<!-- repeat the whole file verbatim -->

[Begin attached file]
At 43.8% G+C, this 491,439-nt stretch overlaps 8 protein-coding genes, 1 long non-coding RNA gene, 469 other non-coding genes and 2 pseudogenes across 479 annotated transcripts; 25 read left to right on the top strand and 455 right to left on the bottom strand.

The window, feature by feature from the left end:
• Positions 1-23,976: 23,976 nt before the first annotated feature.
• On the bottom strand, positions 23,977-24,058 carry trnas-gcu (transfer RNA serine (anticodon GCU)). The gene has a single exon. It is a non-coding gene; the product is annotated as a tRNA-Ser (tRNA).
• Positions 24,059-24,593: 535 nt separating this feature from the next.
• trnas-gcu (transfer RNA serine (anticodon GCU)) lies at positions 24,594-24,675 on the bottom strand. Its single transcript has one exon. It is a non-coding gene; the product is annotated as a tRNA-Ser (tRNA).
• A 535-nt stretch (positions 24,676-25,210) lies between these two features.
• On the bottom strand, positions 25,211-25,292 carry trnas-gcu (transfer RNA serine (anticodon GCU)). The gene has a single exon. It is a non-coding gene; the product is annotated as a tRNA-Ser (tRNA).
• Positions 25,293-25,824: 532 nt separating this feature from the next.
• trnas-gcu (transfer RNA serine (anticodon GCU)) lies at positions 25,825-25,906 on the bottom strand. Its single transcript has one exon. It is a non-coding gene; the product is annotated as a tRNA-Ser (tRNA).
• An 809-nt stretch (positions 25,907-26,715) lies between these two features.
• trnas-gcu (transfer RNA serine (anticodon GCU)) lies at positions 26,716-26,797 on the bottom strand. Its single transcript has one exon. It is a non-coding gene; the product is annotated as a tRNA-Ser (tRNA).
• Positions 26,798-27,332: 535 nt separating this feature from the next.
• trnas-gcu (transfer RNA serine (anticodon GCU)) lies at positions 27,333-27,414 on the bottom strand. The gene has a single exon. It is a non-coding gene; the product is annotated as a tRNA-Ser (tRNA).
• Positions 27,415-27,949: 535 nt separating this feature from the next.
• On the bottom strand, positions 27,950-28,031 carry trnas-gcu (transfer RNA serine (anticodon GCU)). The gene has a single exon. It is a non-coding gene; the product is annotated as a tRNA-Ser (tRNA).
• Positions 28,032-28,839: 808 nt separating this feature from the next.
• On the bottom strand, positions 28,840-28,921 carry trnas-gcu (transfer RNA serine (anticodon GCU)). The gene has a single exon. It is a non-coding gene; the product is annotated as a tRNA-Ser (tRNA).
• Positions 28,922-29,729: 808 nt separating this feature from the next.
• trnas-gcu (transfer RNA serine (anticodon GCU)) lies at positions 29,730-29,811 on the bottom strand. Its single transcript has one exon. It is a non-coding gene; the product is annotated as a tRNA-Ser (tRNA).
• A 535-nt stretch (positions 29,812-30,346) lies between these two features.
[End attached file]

At 43.8% G+C, this 491,439-nt stretch overlaps 8 protein-coding genes, 1 long non-coding RNA gene, 469 other non-coding genes and 2 pseudogenes across 479 annotated transcripts; 25 read left to right on the top strand and 455 right to left on the bottom strand.

The window, feature by feature from the left end:
• Positions 1-23,976: 23,976 nt before the first annotated feature.
• On the bottom strand, positions 23,977-24,058 carry trnas-gcu (transfer RNA serine (anticodon GCU)). The gene has a single exon. It is a non-coding gene; the product is annotated as a tRNA-Ser (tRNA).
• Positions 24,059-24,593: 535 nt separating this feature from the next.
• trnas-gcu (transfer RNA serine (anticodon GCU)) lies at positions 24,594-24,675 on the bottom strand. Its single transcript has one exon. It is a non-coding gene; the product is annotated as a tRNA-Ser (tRNA).
• A 535-nt stretch (positions 24,676-25,210) lies between these two features.
• On the bottom strand, positions 25,211-25,292 carry trnas-gcu (transfer RNA serine (anticodon GCU)). The gene has a single exon. It is a non-coding gene; the product is annotated as a tRNA-Ser (tRNA).
• Positions 25,293-25,824: 532 nt separating this feature from the next.
• trnas-gcu (transfer RNA serine (anticodon GCU)) lies at positions 25,825-25,906 on the bottom strand. Its single transcript has one exon. It is a non-coding gene; the product is annotated as a tRNA-Ser (tRNA).
• An 809-nt stretch (positions 25,907-26,715) lies between these two features.
• trnas-gcu (transfer RNA serine (anticodon GCU)) lies at positions 26,716-26,797 on the bottom strand. Its single transcript has one exon. It is a non-coding gene; the product is annotated as a tRNA-Ser (tRNA).
• Positions 26,798-27,332: 535 nt separating this feature from the next.
• trnas-gcu (transfer RNA serine (anticodon GCU)) lies at positions 27,333-27,414 on the bottom strand. The gene has a single exon. It is a non-coding gene; the product is annotated as a tRNA-Ser (tRNA).
• Positions 27,415-27,949: 535 nt separating this feature from the next.
• On the bottom strand, positions 27,950-28,031 carry trnas-gcu (transfer RNA serine (anticodon GCU)). The gene has a single exon. It is a non-coding gene; the product is annotated as a tRNA-Ser (tRNA).
• Positions 28,032-28,839: 808 nt separating this feature from the next.
• On the bottom strand, positions 28,840-28,921 carry trnas-gcu (transfer RNA serine (anticodon GCU)). The gene has a single exon. It is a non-coding gene; the product is annotated as a tRNA-Ser (tRNA).
• Positions 28,922-29,729: 808 nt separating this feature from the next.
• trnas-gcu (transfer RNA serine (anticodon GCU)) lies at positions 29,730-29,811 on the bottom strand. Its single transcript has one exon. It is a non-coding gene; the product is annotated as a tRNA-Ser (tRNA).
• A 535-nt stretch (positions 29,812-30,346) lies between these two features.